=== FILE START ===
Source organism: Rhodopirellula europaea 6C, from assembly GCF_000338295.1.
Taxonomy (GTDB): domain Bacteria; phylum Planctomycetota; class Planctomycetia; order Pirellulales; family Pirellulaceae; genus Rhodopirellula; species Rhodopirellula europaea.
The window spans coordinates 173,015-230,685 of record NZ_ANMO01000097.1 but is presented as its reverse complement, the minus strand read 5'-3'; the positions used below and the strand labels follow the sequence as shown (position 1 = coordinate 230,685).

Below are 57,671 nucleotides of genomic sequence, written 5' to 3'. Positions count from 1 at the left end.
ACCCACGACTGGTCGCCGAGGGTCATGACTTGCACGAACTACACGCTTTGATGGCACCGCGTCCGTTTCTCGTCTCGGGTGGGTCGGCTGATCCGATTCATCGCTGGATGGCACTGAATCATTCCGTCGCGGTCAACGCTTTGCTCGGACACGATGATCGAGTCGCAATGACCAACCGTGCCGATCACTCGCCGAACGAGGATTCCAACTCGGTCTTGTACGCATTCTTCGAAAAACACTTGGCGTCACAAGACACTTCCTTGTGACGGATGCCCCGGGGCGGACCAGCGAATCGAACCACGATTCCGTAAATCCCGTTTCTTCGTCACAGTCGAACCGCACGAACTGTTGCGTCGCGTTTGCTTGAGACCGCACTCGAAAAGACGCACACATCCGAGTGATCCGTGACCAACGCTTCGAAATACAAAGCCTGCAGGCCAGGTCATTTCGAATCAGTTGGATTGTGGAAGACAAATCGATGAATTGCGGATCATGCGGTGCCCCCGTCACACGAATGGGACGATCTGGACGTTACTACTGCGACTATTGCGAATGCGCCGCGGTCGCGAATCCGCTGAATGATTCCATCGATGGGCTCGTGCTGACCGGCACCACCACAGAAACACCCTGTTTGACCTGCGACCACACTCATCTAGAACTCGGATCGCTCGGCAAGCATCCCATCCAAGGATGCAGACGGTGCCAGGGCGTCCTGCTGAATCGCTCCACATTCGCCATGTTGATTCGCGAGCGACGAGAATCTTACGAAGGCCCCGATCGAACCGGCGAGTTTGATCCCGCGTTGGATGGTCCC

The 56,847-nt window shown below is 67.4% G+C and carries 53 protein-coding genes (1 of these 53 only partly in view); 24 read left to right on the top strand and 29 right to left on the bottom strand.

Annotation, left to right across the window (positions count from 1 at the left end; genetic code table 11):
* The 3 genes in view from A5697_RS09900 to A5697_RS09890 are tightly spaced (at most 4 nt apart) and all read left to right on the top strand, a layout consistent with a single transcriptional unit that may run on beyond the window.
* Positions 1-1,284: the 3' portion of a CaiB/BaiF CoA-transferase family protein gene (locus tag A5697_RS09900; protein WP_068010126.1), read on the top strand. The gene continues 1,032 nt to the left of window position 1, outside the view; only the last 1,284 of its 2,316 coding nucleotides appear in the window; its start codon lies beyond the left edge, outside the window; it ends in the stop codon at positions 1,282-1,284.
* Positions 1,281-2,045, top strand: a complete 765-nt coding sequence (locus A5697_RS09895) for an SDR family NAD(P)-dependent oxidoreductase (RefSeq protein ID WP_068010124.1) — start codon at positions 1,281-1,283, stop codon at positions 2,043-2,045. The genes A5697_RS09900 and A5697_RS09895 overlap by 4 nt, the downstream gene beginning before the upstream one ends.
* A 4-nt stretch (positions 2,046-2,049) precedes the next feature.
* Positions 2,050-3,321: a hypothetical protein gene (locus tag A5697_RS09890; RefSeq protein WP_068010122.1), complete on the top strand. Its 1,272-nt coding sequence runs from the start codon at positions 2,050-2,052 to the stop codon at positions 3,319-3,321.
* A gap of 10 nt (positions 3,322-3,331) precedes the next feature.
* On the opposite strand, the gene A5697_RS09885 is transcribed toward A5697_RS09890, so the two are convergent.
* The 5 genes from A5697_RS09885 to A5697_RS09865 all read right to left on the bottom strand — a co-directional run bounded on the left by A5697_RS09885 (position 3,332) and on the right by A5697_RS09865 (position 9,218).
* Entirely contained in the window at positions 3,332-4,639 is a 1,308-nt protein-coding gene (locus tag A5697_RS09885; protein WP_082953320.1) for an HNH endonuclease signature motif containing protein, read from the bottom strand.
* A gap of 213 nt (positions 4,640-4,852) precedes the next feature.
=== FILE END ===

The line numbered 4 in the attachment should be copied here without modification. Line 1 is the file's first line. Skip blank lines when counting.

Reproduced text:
Below are 57,671 nucleotides of genomic sequence, written 5' to 3'. Positions count from 1 at the left end.